Imagine the city you'd like to live in. Is it lively? Attractive? Safe? Sustainable? Healthy? Of course it is. Everybody wants these qualities in their city, but as you can see from the cities we actually live in, we've forgotten how make them this way.
Cities are habitat for people, so the city should be designed to support the people. These 'people' are human beings who naturally walk upright at about five km/h.
Europeans figured this out. Their tight city designs are murder to drive in, look jumbled from the air, but they are perfectly comfortable as a pedestrian. They had an advantage us North Americans didn't. They were built before the automobile overwhelmed city planning.
Once city-designers started designing for the car, a 110+ km/h ton of steel instead of the five km/h person, the cities lost their charm. Cars demand lots of space and engineering. Pedestrians can endure almost anything, but it doesn't mean they thrive.
If you have any doubts about whether cars or pedestrians are more important, ask yourself whether you'd rather lose your ability to drive or your ability to walk.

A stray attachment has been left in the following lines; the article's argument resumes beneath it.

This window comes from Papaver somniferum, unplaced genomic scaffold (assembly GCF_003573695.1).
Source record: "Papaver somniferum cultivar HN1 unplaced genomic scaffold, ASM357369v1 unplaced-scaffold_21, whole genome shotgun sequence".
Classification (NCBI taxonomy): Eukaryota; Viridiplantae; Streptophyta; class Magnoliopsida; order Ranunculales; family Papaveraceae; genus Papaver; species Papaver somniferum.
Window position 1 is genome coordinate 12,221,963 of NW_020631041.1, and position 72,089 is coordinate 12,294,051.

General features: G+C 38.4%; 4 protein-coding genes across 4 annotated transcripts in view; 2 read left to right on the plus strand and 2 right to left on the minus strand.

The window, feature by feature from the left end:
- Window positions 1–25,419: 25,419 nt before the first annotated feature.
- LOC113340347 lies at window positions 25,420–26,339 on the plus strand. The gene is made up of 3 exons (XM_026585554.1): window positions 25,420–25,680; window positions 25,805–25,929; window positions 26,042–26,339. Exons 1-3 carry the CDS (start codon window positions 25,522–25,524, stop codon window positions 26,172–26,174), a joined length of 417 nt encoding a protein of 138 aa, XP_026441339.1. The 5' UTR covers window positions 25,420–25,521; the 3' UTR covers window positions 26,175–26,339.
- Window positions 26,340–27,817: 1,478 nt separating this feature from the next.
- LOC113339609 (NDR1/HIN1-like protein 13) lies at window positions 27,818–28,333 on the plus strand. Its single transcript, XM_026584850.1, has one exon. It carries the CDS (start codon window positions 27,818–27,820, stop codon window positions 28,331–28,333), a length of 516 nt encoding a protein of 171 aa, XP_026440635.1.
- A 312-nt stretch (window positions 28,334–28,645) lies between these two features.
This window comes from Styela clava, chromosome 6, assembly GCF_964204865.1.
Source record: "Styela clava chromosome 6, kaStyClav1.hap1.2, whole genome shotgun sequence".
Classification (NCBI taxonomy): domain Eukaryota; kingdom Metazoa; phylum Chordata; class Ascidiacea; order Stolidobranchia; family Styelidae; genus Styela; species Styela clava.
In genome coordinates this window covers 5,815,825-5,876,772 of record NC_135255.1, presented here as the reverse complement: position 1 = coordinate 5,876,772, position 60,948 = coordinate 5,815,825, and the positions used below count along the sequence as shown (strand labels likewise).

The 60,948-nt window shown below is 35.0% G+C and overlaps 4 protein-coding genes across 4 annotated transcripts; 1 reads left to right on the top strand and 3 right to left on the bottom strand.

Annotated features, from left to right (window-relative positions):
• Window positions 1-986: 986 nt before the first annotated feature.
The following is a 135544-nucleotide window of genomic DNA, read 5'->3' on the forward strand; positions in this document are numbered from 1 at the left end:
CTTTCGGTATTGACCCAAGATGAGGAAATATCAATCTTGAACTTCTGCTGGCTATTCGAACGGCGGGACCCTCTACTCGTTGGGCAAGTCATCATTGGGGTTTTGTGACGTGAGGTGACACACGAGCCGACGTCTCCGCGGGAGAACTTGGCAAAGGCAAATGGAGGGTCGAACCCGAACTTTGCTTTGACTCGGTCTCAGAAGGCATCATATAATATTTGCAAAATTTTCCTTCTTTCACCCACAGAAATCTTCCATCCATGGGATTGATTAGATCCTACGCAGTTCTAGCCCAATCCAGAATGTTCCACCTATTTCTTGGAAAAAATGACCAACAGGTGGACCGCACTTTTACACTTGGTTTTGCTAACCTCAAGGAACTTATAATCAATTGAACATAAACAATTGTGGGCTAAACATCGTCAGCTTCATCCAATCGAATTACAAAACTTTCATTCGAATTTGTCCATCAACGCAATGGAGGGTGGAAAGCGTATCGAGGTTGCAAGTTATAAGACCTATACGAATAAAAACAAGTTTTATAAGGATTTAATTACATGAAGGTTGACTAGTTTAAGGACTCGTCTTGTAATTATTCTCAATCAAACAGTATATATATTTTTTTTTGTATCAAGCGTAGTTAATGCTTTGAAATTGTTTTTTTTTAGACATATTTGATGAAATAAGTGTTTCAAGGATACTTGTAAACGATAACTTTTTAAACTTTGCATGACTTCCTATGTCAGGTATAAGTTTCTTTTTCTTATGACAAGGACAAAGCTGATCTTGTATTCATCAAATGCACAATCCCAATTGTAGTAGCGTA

For a public space to thrive, it needs to be comfortable for pedestrians. The vast amount of space devoted to the roads relative to the tiny spaces for people reinforce the pedestrian's position as a second class citizen.
Even with well designed cities — cities where things are closer, there will be times when we need to go farther or faster. Rather than the loud, wide, polluting car, use the quiet, narrow, healthy bicycle.
Fixing this will require patience - the road/car system is already established, but we shouldn't build any new car-centric developments. This oil boom is a flash in the pan when you take the long view, and if we want our cities to remain useful, we'd best make them walkable.
If you're developing, it's smart business to design for people instead of cars. With high property values and more units per acre you can make more money.
If you're a city, tight pedestrian centred design will save you money in road maintenance, as well as making your transit system more viable.
If you're a business selling things to people, you want pedestrians walking by your store. People don't shop from their cars.
As a citizen, you get the biggest bang, because you get to live in a vibrant neighbourhood. You can reap the health benefits of walking to access to everything you need. You get the vibrant city you want by designing it for people first.